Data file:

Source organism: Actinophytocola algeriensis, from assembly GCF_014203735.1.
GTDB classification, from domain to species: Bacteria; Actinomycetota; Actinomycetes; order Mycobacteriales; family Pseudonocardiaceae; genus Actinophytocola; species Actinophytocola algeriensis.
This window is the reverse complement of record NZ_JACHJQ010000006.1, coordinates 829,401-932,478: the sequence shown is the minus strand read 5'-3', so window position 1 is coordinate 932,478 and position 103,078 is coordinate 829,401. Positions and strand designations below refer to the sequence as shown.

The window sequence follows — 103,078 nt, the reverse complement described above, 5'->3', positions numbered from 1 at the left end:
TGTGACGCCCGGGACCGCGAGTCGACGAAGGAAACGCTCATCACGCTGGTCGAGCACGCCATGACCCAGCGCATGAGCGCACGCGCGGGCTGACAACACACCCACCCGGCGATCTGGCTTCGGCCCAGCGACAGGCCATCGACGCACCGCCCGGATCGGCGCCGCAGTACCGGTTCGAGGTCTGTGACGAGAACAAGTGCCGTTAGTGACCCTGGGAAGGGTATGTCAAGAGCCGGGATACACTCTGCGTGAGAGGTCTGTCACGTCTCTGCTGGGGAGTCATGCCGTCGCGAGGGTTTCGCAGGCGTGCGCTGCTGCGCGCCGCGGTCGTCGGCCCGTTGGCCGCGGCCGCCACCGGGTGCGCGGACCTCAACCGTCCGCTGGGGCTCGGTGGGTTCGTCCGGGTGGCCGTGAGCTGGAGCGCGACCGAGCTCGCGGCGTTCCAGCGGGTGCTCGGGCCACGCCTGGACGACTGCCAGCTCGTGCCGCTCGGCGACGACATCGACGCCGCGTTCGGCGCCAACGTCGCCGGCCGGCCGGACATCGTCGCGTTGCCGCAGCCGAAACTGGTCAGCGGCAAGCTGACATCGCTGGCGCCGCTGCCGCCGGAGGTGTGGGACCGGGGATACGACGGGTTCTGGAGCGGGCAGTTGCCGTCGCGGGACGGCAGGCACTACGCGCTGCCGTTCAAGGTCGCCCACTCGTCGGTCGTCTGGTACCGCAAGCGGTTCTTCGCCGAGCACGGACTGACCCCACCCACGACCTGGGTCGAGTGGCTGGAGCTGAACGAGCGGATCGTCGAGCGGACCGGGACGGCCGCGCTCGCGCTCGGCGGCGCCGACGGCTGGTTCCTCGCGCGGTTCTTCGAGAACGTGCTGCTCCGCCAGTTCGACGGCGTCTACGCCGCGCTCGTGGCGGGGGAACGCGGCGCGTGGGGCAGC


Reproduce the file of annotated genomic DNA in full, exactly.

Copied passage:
Source organism: Actinophytocola algeriensis, from assembly GCF_014203735.1.
GTDB classification, from domain to species: Bacteria; Actinomycetota; Actinomycetes; order Mycobacteriales; family Pseudonocardiaceae; genus Actinophytocola; species Actinophytocola algeriensis.
This window is the reverse complement of record NZ_JACHJQ010000006.1, coordinates 829,401-932,478: the sequence shown is the minus strand read 5'-3', so window position 1 is coordinate 932,478 and position 103,078 is coordinate 829,401. Positions and strand designations below refer to the sequence as shown.

The window sequence follows — 103,078 nt, the reverse complement described above, 5'->3', positions numbered from 1 at the left end:
TGTGACGCCCGGGACCGCGAGTCGACGAAGGAAACGCTCATCACGCTGGTCGAGCACGCCATGACCCAGCGCATGAGCGCACGCGCGGGCTGACAACACACCCACCCGGCGATCTGGCTTCGGCCCAGCGACAGGCCATCGACGCACCGCCCGGATCGGCGCCGCAGTACCGGTTCGAGGTCTGTGACGAGAACAAGTGCCGTTAGTGACCCTGGGAAGGGTATGTCAAGAGCCGGGATACACTCTGCGTGAGAGGTCTGTCACGTCTCTGCTGGGGAGTCATGCCGTCGCGAGGGTTTCGCAGGCGTGCGCTGCTGCGCGCCGCGGTCGTCGGCCCGTTGGCCGCGGCCGCCACCGGGTGCGCGGACCTCAACCGTCCGCTGGGGCTCGGTGGGTTCGTCCGGGTGGCCGTGAGCTGGAGCGCGACCGAGCTCGCGGCGTTCCAGCGGGTGCTCGGGCCACGCCTGGACGACTGCCAGCTCGTGCCGCTCGGCGACGACATCGACGCCGCGTTCGGCGCCAACGTCGCCGGCCGGCCGGACATCGTCGCGTTGCCGCAGCCGAAACTGGTCAGCGGCAAGCTGACATCGCTGGCGCCGCTGCCGCCGGAGGTGTGGGACCGGGGATACGACGGGTTCTGGAGCGGGCAGTTGCCGTCGCGGGACGGCAGGCACTACGCGCTGCCGTTCAAGGTCGCCCACTCGTCGGTCGTCTGGTACCGCAAGCGGTTCTTCGCCGAGCACGGACTGACCCCACCCACGACCTGGGTCGAGTGGCTGGAGCTGAACGAGCGGATCGTCGAGCGGACCGGGACGGCCGCGCTCGCGCTCGGCGGCGCCGACGGCTGGTTCCTCGCGCGGTTCTTCGAGAACGTGCTGCTCCGCCAGTTCGACGGCGTCTACGCCGCGCTCGTGGCGGGGGAACGCGGCGCGTGGGGCAGC